It’s time for Colorado Republicans to put the bungling behind them and unite behind Bob Beauprez. Holtzman came up 743 signatures short (despite the Denver Post‘s faulty math) – though there’s sure to be a recount in the coming days. The Secretary of State certifies the primary ballot by next Friday.
What do I mean by “bungling”? First and most obvious, the Holtzman campaign’s ground game. Expecting more than 40% at the State Assembly, they were shocked to find out they only got 28% and didn’t make the ballot that way. More recently, Holtzman’s team turned in 21,000 petition signatures but had a high rate of rejection. It would appear the names or signatures were not given careful scrutiny – a big no-no.
Second, and to a lesser extent, the Republican state party’s handling of the Holtzman debacles. Chairman Bob Martinez overstepped his bounds and unnecessarily fueled the underdog’s “anti-establishment” fire by calling on him to drop out of the race. While some narrow, diehard and disaffected Holtzman supporters may believe the state GOP “machine” is out to crush them, the sad truth is that the party’s apparent problems stem more from incompetence than conspiratorial mischief. That includes the State Assembly, and how the new credentialing and voting procedures were implemented.
Maybe Holtzman could have been the guy to turn the state GOP leadership into a well-oiled, effective machine. But the way his own campaign has operated now gives observers reason to doubt that. Especially when your brand-new (and maybe shortest-lived ever) campaign manager gives the following quote to one of the two biggest newspapers in the state:
Bob Gould, who began as Holtzman’s campaign manager last week, said the lack of signatures was not the fault of the Holtzman campaign. Gould said the problem could be errors made by the people validating the signatures, including many temporary workers hired by the secretary of state.
Gould also said valid signatures could have been thrown out because the person who circulated the petitions had only recently registered as a Republican – another requirement on a candidate’s petitions.
Like his boss, Gould vowed to fight.
“I can tell you our approach is going to be a scorched-earth policy,” Gould said. [emphasis added]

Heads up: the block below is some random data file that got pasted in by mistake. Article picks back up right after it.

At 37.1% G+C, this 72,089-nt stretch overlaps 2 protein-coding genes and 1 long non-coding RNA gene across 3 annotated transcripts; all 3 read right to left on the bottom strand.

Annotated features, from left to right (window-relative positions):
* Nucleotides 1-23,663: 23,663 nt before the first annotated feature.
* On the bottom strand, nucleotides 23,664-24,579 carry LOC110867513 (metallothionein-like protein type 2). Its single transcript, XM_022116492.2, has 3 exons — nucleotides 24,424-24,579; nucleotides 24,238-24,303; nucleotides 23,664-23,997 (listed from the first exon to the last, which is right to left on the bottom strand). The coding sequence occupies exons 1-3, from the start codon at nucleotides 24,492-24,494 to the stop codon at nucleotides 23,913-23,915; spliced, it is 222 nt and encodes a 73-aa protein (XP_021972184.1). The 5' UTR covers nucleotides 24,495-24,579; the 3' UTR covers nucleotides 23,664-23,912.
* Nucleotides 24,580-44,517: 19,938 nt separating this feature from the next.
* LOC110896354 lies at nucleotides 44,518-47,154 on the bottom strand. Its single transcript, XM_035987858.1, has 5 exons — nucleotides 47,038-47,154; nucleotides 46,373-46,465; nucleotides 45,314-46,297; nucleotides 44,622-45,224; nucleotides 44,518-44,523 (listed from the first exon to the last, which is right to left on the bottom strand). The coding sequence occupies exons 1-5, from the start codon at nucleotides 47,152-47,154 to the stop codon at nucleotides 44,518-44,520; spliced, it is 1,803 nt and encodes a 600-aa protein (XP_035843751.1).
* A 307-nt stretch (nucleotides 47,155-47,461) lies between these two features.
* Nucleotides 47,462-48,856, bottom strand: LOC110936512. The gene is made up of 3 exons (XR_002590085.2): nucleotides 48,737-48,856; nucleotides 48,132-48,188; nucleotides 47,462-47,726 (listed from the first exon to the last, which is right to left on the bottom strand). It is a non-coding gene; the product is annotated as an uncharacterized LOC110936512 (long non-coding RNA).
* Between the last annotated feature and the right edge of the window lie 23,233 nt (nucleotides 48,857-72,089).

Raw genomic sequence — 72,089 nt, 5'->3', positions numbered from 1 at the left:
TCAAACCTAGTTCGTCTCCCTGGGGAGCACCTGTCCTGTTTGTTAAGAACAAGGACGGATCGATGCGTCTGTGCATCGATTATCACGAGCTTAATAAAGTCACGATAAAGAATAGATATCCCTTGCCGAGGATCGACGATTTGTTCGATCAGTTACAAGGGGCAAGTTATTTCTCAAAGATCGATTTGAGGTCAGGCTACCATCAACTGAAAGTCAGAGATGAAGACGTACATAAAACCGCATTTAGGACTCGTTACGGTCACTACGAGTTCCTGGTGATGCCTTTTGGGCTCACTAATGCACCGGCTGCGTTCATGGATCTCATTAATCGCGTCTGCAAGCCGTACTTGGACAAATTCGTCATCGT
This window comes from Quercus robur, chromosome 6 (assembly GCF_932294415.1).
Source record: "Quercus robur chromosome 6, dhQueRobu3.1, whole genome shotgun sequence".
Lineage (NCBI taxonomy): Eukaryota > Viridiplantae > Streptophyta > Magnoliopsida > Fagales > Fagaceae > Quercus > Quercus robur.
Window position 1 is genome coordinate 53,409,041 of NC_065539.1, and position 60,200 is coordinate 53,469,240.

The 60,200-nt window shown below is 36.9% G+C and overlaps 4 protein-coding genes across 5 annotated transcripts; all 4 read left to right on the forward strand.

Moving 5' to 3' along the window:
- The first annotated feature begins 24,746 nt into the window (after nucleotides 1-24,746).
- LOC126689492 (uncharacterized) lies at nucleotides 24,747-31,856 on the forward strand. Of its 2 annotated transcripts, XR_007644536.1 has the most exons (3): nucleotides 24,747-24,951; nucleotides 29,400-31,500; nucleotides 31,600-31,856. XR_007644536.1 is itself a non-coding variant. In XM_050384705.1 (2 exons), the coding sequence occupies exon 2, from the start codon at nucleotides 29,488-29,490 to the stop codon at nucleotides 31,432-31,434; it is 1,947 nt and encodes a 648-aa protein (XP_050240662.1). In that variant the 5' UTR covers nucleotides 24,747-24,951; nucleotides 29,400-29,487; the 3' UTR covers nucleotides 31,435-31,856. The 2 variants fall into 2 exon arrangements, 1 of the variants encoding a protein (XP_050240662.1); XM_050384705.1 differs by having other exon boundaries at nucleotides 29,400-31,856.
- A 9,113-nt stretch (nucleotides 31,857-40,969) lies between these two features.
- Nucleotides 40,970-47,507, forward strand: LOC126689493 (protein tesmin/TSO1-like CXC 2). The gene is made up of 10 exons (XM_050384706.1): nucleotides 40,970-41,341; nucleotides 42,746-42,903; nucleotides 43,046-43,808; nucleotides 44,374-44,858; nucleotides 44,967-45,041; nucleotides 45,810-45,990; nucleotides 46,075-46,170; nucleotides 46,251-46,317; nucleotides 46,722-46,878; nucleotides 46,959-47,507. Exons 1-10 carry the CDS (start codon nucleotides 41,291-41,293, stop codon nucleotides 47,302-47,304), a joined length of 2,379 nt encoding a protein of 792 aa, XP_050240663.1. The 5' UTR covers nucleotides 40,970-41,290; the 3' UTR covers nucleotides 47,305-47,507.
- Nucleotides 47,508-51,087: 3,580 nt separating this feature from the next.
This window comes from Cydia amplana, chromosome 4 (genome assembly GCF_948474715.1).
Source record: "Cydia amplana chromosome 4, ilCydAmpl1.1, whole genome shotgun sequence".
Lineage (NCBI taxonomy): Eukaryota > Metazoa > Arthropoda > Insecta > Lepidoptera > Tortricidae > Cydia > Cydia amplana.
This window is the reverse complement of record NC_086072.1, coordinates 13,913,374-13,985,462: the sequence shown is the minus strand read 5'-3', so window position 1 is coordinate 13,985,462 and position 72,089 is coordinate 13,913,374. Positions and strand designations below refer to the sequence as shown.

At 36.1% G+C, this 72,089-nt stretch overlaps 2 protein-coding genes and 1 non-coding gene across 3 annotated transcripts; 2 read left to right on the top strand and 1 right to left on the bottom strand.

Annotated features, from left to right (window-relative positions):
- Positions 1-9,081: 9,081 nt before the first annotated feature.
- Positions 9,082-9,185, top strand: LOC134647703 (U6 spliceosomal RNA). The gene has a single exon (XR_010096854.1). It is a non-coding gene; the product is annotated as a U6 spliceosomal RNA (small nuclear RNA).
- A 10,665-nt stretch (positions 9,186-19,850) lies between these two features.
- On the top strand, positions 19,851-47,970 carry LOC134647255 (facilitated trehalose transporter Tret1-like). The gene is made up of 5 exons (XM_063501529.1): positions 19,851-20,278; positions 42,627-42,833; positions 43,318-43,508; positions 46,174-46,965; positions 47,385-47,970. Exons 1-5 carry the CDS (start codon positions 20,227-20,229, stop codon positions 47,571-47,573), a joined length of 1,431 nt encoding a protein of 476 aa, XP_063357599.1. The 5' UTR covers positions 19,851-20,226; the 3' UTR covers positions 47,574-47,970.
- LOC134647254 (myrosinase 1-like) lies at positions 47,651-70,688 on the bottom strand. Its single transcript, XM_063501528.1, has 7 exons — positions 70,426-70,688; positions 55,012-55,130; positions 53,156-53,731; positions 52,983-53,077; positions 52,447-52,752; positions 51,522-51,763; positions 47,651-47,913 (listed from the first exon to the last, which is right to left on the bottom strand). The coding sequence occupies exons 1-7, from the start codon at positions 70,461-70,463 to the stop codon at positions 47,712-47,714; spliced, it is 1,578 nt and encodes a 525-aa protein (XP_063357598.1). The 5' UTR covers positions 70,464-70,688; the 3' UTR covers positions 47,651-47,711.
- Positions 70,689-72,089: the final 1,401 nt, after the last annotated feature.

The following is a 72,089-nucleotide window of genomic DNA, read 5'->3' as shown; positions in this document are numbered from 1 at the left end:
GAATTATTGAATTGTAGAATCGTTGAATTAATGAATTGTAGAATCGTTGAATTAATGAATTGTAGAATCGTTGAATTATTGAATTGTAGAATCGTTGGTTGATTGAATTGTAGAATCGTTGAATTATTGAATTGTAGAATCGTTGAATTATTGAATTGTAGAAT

Sigh. Memo to the Holtzman team: Go ahead and challenge the results line by line. The burden of proof rests with you. If that doesn’t work, file a challenge in court with your anti-TABOR, pro-union Democrat lawyer. If that doesn’t work, run an “us-against-the-world” write-in August primary campaign. If that doesn’t work, run as an independent. Then hope for a spot in Governor Ritter’s cabinet.
Each further step that Holtzman takes down this road of self-aggrandizement only loses that much more hope of future good will among fellow Colorado Republicans of good will. It’s time to listen to some common sense. Let’s put the bungling behind us and focus on keeping the governor’s office in GOP hands come November.
And maybe the rest of us can spend a little less time dealing with politics during the beautiful Colorado summer.
Update: Should have checked my email inbox first. Here’s the account from the Holtzman campaign that wasn’t covered in the papers this morning:
According to the notice sent to us tonight, over 4,000 names were thrown out immediately – that is to say, without even looking at the voter rolls. There are a couple of reasons this might occur: (1) the notary was insufficient or (2) the “circulator” of the petition was not correctly registered as a Republican with the Colorado Secretary of State.
We believe, as of now, the later [sic] has occurred.
Though we had thousands of signatures collected by volunteers, later in the process, we also had professional petitioners assisting us in certain congressional districts.
That firm has assured us all of their petitioners were registered republican voters, however, if those folks were newly registered, that voter information would not yet be registered with our Secretary of State.
We are in the process of validating the voter information of the professional gatherers (through local Clerk and Recorder offices), and believe our challenge will be found successful in the next few days.
Or the professional petition-gathering group may have dropped the ball. We’ll have to wait and see if the Holtzman campaign has a legitimate case here … there may be more to this story than meets the eye.